When training becomes life-saving

U.S. Air Force Tech. Sgt. Levi Owen, 460th Space Command Squadron Detachment 1 noncommissioned officer in charge of civil engineering operations, stands in front of a generator at his work place on Kapaun Air Station, Germany, Feb. 5, 2018. On Christmas Eve, 2017, Owen used his cardiopulmonary resuscitation training to give his German neighbor a second chance at life. (U.S. Air Force photo by Senior Airman Elizabeth Baker)

U.S. Air Force Tech. Sgt. Levi Owen, 460th Space Command Squadron Detachment 1 noncommissioned officer in charge of civil engineering operations, stands in front of a generator at his work place on Kapaun Air Station, Germany, Feb. 5, 2018. On Christmas Eve, 2017, Owen used his cardiopulmonary resuscitation training to give his German neighbor a second chance at life. (U.S. Air Force photo by Senior Airman Elizabeth Baker)

RAMSTEIN AIR BASE, GERMANY -- When a life-threatening situation occurred in the close-knit little village of Schallodenbach, Tech. Sgt. Levi Owen was not the first to arrive at the scene. Yet, he was the first to respond. He gave a man a chance at life, and Owen believes he has his training to thank for that.

“You’re either trained or you’re untrained,” Owen said. “In the moment of panic, or doomsday, or whatever moment that you have where everything goes crazy, you revert back to your training. That’s how you execute.”

Owen, who is the 460th Space Command Squadron Detachment 1 noncommissioned officer in charge of civil engineering operations, takes annual Cardiopulmonary Resuscitation training as part of the annual requirements that come with his job. The Air Force requires Owen to know CPR because he works with electricity.

“A lot of people don’t take it [the class] that seriously because no one thinks they’re going to use it,” Owen said.

Three days after taking a refresher course, Owen was walking around his neighborhood with his wife to deliver homemade gifts for their neighbors on Christmas Eve.

“We live in a very small village and all of our neighbors know us,” Owen said.

Owen described seeing some of their German neighbors gathered outside a house. There was a commotion of talking, crying, and screaming. The source of the commotion came into view as the Owens saw the garage.

“A couple of the neighbors were gathered around and shaking a gentleman, who was on the ground,” Owen said. “In that moment I said ‘Oh man, we gotta do something.’ I ran over there and checked for a pulse. There was none. At that point I began doing CPR and rescue breaths.”

Owen’s training immediately took over. He knew exactly what to do, but performing chest compressions can be exhausting. He needed help, the friends and family members of the victim, were shocked and panicked.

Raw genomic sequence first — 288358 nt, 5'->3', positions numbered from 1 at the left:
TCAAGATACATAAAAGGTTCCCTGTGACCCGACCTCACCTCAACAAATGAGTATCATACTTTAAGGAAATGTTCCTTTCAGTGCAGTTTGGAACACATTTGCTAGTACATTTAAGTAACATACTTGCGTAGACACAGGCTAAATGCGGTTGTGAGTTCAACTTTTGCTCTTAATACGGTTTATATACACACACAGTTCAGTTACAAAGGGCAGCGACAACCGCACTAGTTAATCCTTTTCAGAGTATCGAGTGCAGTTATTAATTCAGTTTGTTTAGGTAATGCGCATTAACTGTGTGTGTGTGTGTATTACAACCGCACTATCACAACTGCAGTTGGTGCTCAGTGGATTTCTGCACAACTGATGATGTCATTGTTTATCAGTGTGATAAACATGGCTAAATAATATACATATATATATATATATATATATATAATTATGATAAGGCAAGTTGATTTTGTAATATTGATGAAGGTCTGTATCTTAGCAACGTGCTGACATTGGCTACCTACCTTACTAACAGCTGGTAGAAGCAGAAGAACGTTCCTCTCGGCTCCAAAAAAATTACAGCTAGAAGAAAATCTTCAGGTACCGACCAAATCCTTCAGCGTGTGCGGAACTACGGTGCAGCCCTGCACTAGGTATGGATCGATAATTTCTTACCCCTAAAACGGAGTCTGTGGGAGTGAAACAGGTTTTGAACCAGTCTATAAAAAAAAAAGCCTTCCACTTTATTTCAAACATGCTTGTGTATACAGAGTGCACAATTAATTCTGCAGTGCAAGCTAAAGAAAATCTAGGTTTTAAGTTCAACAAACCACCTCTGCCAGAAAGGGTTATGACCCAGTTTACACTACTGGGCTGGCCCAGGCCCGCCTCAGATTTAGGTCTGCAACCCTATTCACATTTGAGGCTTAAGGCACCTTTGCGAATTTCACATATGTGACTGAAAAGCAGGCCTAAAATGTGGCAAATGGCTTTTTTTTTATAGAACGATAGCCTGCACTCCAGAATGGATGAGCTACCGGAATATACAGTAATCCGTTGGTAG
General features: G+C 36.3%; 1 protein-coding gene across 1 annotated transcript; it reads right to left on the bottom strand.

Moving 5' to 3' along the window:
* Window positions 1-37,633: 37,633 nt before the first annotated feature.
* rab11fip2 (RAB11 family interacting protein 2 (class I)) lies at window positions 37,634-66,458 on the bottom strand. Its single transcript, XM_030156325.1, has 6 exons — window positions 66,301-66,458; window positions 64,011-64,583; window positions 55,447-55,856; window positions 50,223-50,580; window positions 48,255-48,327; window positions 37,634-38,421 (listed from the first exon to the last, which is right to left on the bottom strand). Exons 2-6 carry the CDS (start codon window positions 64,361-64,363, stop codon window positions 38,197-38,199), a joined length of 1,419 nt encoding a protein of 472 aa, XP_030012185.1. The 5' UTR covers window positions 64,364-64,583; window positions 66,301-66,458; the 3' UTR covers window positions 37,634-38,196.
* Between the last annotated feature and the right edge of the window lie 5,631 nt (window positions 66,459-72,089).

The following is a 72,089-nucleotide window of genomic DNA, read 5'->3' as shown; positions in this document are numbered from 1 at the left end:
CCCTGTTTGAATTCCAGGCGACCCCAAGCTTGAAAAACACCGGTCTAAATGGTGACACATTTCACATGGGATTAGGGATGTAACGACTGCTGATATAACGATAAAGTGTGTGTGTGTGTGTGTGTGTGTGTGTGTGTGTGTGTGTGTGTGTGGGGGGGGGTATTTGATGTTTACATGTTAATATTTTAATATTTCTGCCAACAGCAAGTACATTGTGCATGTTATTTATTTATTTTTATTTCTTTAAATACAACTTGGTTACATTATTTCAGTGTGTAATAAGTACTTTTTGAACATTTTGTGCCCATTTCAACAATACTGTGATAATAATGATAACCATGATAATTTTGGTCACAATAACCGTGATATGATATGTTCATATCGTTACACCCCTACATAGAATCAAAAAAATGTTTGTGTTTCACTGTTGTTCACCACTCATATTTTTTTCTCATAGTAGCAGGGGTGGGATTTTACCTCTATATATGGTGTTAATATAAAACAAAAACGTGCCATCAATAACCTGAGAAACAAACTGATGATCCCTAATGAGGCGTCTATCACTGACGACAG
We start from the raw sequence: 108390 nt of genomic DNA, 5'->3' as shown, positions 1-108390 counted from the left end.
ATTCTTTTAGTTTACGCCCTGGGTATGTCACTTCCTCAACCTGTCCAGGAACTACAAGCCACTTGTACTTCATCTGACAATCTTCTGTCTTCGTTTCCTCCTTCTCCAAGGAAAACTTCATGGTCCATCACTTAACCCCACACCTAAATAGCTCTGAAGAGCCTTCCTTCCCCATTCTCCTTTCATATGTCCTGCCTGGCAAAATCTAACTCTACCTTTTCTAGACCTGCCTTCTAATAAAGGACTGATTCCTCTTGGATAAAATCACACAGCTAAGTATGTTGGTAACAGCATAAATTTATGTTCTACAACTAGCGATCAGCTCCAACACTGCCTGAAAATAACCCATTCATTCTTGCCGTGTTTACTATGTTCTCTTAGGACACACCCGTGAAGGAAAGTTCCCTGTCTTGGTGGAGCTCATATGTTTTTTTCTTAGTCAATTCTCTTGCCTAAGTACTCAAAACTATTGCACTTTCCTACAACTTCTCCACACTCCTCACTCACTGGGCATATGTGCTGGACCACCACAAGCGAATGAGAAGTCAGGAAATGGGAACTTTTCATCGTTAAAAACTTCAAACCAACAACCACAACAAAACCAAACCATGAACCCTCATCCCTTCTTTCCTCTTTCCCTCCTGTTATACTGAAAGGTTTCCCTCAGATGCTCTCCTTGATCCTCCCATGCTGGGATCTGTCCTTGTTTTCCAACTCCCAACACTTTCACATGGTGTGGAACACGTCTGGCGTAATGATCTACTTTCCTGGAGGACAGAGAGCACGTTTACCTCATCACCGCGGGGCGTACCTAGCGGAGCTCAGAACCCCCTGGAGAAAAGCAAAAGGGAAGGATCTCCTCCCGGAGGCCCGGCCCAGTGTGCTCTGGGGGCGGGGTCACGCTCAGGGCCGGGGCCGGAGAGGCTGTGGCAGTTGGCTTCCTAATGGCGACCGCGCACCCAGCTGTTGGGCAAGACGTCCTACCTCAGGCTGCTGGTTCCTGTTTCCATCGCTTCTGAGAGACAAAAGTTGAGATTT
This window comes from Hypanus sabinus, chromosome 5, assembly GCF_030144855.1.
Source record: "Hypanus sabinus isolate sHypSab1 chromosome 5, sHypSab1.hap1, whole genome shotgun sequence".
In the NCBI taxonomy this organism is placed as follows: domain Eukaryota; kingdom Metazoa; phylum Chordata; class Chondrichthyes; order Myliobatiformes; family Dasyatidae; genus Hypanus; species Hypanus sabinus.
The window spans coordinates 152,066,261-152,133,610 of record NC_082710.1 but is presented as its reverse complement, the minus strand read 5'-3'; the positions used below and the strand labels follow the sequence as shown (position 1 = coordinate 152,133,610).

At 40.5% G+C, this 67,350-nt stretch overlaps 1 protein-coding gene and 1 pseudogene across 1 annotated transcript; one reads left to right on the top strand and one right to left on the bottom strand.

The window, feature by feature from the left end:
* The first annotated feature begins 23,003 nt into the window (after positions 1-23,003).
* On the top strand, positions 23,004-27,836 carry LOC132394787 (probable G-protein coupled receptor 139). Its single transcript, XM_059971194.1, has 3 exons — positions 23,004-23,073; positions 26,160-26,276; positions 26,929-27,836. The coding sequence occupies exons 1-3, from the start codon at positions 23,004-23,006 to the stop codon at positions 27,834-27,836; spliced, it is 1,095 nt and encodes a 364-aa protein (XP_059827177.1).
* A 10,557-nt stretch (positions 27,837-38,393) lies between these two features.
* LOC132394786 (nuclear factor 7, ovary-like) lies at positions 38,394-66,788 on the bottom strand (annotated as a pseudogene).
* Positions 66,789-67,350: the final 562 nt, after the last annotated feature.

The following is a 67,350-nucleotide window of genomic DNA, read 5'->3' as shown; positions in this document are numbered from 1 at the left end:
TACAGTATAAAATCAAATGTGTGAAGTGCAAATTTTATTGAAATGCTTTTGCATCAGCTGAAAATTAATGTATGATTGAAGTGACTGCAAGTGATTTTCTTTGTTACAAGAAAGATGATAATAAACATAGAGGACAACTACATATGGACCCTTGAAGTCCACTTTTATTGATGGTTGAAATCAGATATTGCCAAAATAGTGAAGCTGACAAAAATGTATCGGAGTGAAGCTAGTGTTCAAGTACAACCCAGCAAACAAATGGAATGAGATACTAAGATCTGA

Another, calmer neighbor arrived on the scene and learned how to perform rescue breaths by watching Owen. She gave him some of the assistance he sorely needed. Yet, after about 20 minutes of CPR, Owen’ arms burned badly.

“Our village is kind of far out, so the ambulance isn’t going to get there very quick,” Owen said.

Matters were further complicated by the victim’s vomiting, which is a common result of chest compressions.

“It was one of those things where I just had to suck it up,” Owen said. “I did the best I could to keep his airway clear with the finger sweep and turning his head.”

Finally an emergency medic arrived ahead of the ambulance. Together, they continued to perform CPR for another approximate 20 minutes until the ambulance arrived.

“After the ambulance takes him away and everything settles, the adrenaline starts to come down and you realize what just happened,” Owen said.

No one is certain how long the victim went without oxygen. As of the last update Owen received, the victim has not woken yet. Still, the man is alive and stable, and whatever chance he has at life now is due to the two people who stepped up to help.

“The medics said if we hadn’t been there they would have pronounced him dead on the scene,” Owen said.

During the rescue, Owen faced challenges despite having performed his CPR training many times. Yet, he knew what to do and pushed through.

“The actors in the training videos do a pretty good job, but obviously the people in the videos aren’t actually in cardiac arrest,” Owen said. “It changes everything when you experience it in real life. The gargling, the bubbling of the vomit. I know this sounds graphic and disgusting, and it was at the time, but it was one of those things where I had to say ‘Okay, but I know this is going to happen and I know I have to continue. There’s no pulse, he’s not breathing, so let’s open up his airway so we can continue to get this guy oxygen. That’s all that exists right now, is making sure that we can get this guy the best chance that we can.’ While neighbors are gathering around outside and everyone’s calling on the phone and doing their own thing, you zone in and you just go back to your training.”

Owen advised anyone who ever has a chance to go through CPR training or a refresher to do so.

“You never know when the opportunity is going to happen,” Owen said. “I just hope someone would do the same thing for me. I would want a chance to continue a life with my wife and daughter.”

Owen’s thoughts remain with the victim as the situation continues to unfold.

“From my wife and I, our heart goes out to the family and we hope this father and husband wakes up.”